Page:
Utagawa Kuniyoshi (歌川国芳) (artist 01/01/1797 – 04/14/1861)
Kuwana Station: Story of Sailor Tokuzō (Kuwana - 桑名: Funanori Tokuzō no den - 船のり徳蔵の傳) from the series 53 Stations of the Eastern Sea Road (Tōkaidō gojūsan tsui - 東海道五十三対)
9.625 in x 14.25 in (Overall dimensions) Japanese woodblock print
Signed: Ichiyūsai Kuniyoshi ga
Publisher: Kojimaya Jūbei
(Marks 264 -seal 21-125)
Censor seal: Mura
Museum of Fine Arts, Boston
Hagi Uragami Museum of Art
Muzeum Sztuki i Techniki Japońskiej Manggha, Krakow
Museum für angewandte Kunst, Vienna
Walters Museum of Art
Van Gogh Museum
Museum of Fine Arts, Houston
Fujisawa Ukiyo-e Museum
Palmer Museum of Art, Penn State University
Spencer Museum of Art
Royal Museums of Art and History, Belgium (via Cultural Japan)
Museum of Oriental Art, Venice (via Ritsumeikan University)
National Diet Library
Mie Prefectural Museum
Pushkin State Museum
Harn Museum of Art, University of Florida
Nationaal Museum van Wereldculturen (Rijksmuseum Volkenkunde, Leiden) via Ritsumeikan University
The State Hermitage Museum
Chazen Museum of Art
Palmer Museum of Art, Penn. State
National Gallery, Prague There are nine prints from this series, Fifty-three Pairings for the Tōkaidō Road (Tōkaidō gojūsan tsui - 東海道五十三対), in the Lyon Collection. See also #s 382, 815, 816, 819, 861, 1022, 1095 and 1269.
Station #43, from a series collaborated by artists Utagawa Kuniyoshi, Utagawa Hiroshige, and Utagawa Kunisada (Toyokuni III). Image depicts apparition of the "sea monk," umibōzu, towering over the ship captain Tokuzō.
An umibōzu, sea monster, appears frequently in coastal folklore and Edo period writings. It is notorious for wrecking boats and dragging people into the sea. A well-known umibōzu tale appears in the Usō Kanwa 雨窓閑話, a collection of stories from the late Edo period:
A noted sailor by the name of Kuwana no Tokuzō 桑名の徳蔵 violates the taboo on boating at the end of the month and goes out to sea alone. Sure enough, he encounters a great nyūdō (a euphemism for a bald-headed monster) 1 jō (~3 meters or 10 feet) in height, with terrible eyes like scarlet mirrors. The ōnyūdō asks Tokuzō if he finds its shape frightening, but the sailor replies that he finds nothing frightening but making his way in the world. With no reply to this wit, the umibōzu vanishes instantly.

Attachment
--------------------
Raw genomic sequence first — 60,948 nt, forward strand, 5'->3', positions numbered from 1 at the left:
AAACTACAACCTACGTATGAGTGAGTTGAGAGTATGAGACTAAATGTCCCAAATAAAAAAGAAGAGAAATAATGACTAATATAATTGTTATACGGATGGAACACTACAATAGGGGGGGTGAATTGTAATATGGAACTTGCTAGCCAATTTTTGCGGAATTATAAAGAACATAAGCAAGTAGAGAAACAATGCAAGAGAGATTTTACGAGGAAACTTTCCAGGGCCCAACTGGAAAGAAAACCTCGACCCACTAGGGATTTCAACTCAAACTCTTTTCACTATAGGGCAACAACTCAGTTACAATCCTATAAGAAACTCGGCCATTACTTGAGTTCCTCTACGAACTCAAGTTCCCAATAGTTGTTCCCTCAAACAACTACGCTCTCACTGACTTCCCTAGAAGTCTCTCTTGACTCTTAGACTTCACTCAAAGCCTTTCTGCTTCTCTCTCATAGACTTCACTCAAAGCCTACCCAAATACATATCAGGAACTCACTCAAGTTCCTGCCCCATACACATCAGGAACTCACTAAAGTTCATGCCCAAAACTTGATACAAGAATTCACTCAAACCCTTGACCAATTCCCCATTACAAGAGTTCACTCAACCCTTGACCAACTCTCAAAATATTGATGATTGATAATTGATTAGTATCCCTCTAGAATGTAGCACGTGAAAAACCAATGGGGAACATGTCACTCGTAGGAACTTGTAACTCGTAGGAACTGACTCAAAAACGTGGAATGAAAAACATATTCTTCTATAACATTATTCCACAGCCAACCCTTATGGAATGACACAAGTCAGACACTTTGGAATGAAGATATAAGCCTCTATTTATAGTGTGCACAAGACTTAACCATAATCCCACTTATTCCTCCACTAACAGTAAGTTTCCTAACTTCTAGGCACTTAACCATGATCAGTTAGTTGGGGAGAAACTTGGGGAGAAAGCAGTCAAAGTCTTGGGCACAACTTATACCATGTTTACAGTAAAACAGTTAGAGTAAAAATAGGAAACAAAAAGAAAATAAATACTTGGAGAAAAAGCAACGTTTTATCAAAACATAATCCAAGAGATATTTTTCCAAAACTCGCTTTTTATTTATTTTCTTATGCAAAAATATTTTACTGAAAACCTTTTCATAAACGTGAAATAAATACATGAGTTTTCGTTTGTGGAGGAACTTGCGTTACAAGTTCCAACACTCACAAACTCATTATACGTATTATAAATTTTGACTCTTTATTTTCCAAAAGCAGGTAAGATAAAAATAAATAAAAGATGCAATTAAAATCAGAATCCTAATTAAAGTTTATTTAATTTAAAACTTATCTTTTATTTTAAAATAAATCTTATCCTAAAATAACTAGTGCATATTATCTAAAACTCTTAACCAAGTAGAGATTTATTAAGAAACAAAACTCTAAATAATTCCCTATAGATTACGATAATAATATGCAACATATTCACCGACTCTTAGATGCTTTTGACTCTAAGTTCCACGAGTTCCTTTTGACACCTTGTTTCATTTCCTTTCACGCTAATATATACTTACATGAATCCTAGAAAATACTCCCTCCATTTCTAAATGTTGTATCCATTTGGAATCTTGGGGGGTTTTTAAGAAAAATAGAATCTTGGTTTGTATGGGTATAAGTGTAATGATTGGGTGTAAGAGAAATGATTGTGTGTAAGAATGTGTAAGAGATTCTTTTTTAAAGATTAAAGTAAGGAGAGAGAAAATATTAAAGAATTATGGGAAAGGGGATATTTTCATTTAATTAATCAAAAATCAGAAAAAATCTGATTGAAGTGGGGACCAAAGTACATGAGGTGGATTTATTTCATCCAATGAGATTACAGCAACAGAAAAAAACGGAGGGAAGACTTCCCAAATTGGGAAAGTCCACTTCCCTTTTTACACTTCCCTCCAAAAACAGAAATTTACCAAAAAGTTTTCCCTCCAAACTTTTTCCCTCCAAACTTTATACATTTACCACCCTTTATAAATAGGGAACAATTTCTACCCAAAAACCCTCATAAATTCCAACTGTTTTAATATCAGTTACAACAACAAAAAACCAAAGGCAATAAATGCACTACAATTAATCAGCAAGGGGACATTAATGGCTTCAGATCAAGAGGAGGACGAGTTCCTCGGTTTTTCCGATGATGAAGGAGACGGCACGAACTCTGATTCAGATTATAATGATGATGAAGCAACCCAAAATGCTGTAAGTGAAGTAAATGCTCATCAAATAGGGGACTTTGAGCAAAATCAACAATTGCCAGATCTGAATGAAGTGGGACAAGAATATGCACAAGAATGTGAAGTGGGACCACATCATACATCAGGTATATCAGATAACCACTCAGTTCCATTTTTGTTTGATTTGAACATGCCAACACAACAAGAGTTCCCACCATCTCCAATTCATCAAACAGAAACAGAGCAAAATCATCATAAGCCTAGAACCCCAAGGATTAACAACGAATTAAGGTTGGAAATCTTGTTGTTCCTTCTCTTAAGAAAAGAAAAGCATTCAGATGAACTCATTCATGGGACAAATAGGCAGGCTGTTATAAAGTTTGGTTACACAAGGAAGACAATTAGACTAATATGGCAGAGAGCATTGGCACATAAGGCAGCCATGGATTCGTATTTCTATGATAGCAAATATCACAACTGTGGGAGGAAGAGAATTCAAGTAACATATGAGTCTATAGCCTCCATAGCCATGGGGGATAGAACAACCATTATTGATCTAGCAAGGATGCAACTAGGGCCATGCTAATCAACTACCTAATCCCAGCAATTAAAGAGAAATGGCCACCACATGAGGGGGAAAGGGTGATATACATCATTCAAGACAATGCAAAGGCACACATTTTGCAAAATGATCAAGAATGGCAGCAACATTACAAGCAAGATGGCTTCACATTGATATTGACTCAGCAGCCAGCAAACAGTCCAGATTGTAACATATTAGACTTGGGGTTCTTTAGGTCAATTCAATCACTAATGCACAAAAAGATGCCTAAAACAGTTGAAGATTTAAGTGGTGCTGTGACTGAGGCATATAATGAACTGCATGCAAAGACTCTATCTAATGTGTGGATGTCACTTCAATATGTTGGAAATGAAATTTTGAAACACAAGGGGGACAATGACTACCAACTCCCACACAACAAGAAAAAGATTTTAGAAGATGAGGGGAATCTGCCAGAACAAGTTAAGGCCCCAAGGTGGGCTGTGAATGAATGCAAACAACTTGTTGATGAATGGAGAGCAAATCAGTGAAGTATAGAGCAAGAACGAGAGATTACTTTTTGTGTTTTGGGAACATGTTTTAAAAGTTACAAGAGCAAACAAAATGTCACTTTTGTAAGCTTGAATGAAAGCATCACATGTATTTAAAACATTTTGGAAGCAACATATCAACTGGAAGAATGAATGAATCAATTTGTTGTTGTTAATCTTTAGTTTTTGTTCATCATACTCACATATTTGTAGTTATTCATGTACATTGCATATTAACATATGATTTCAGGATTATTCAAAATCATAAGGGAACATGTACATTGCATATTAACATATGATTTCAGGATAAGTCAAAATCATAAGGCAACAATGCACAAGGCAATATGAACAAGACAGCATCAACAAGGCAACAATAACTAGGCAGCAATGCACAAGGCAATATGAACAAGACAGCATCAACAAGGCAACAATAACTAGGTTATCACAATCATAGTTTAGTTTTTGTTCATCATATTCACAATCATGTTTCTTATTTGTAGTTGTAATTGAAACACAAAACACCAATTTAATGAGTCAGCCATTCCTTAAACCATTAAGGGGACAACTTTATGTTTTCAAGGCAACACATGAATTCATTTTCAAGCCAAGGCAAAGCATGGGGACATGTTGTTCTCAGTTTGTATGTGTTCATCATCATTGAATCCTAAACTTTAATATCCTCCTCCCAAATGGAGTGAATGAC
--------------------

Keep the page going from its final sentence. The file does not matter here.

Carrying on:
The curatorial files from the Walters Museum of Art say:
The Sea Monk (Umi Bozu) is a sea monster with a smooth round head, like the shaven head of a Buddhist monk. This woodblock print illustrates the story of the sailor Kawanaya Tokuzo, who decides to go to sea on the last day of the year, which other sailors consider unlucky. A violent storm breaks out, and the Umi Bozu appears. In a ghastly voice the apparition demands, "Name the most horrible thing you know!" Tokuzo yells back, "My profession is the most horrible thing I know!" The monster is apparently satisfied with this answer and disappears along with the storm.****
The text at the top in the snowflake, fan-shaped cartouches reads: 船のり徳蔵の傳
桑名屋徳蔵は無双の船のり也 大晦日には船を出さぬ法也けるに ある年大晦日に船を出し 沖中にて俄に大風大波立て 大山の如き大坊主船の先へ出ける 徳蔵少しも恐れずかぢを取り行に くだんの化物 いかに徳蔵こわくはなきや と尋るに 徳蔵びくともせず 渡世より外にこはきものはなし と大おんによばわりたれば かの化物此一言におそれけん 雪霜のごとくきえうせ 波風なく本の如くに船ははしりしとなん 徳蔵が大たんのほどこれにてしるべし
The translation reads: "The Legend of the Sailor Tokuzō
Kuwanaya Tokuzō was the toughest sailor. Although there was a law that prohibited sailing on New Year's Eve, he disregarded it and sailed offshore on that day. Suddenly the wind picked up and the sea became rough. A huge monster called Ōbōzu emerged, looming like a mountain ahead of the boat. However, Tokuzō showed no fear and steered his boat as if nothing was happening. Then the monster asked Tokuzō why he was not scared. Tokuzō shouted that he feared only for his livelihood. The monster was surprised and frightened of Tokuzō, and immediately disappeared. Now the ocean became calm, and Tokuzō smoothly steered for the coast. This story tells you how fearless and courageous Tokuzō was."
Quoted from: Tōkaidō Texts and Tales: Tōkaidō gojūsan tsui by Kuniyoshi, Hiroshige, and Kunisada, edited by Andreas Marks, p. 131.
The explanatory notes add: "The legend was first dramatized in The Tale of Kuwanaya Tokuzō's Boat Entering the Port (Kuwanaya Tokuzō irifune monogatari), staged at Osaka's Ogawa Theater in the twelfth month of 1770. The story takes place on the Enshū Sea off Shizuoka, but because of the pun on the Tōkaidō station Kuwana, Tokuzō is connected to this station." (Ibid.)
1) color in Kunisada's Tōkaidō: Riddles in Japanese Woodblock Prints by Andreas Marks, p. 106, #T78-43.
2) a small black and white reproduction in Yokai Attack! The Japanese Monster Survival Guide by Hiroko Yoko and Matt Alt, p. 52.